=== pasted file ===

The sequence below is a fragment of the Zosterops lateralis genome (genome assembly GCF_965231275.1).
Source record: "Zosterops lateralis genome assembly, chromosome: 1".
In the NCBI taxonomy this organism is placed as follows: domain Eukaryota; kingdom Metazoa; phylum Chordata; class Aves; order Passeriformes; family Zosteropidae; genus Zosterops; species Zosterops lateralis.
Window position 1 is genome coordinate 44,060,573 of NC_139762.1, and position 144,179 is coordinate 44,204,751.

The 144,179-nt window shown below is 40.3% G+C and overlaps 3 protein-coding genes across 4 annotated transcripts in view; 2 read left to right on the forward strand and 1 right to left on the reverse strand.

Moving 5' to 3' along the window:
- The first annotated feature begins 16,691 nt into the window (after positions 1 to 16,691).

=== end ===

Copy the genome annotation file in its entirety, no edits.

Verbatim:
The sequence below is a fragment of the Zosterops lateralis genome (genome assembly GCF_965231275.1).
Source record: "Zosterops lateralis genome assembly, chromosome: 1".
In the NCBI taxonomy this organism is placed as follows: domain Eukaryota; kingdom Metazoa; phylum Chordata; class Aves; order Passeriformes; family Zosteropidae; genus Zosterops; species Zosterops lateralis.
Window position 1 is genome coordinate 44,060,573 of NC_139762.1, and position 144,179 is coordinate 44,204,751.

The 144,179-nt window shown below is 40.3% G+C and overlaps 3 protein-coding genes across 4 annotated transcripts in view; 2 read left to right on the forward strand and 1 right to left on the reverse strand.

Moving 5' to 3' along the window:
- The first annotated feature begins 16,691 nt into the window (after positions 1 to 16,691).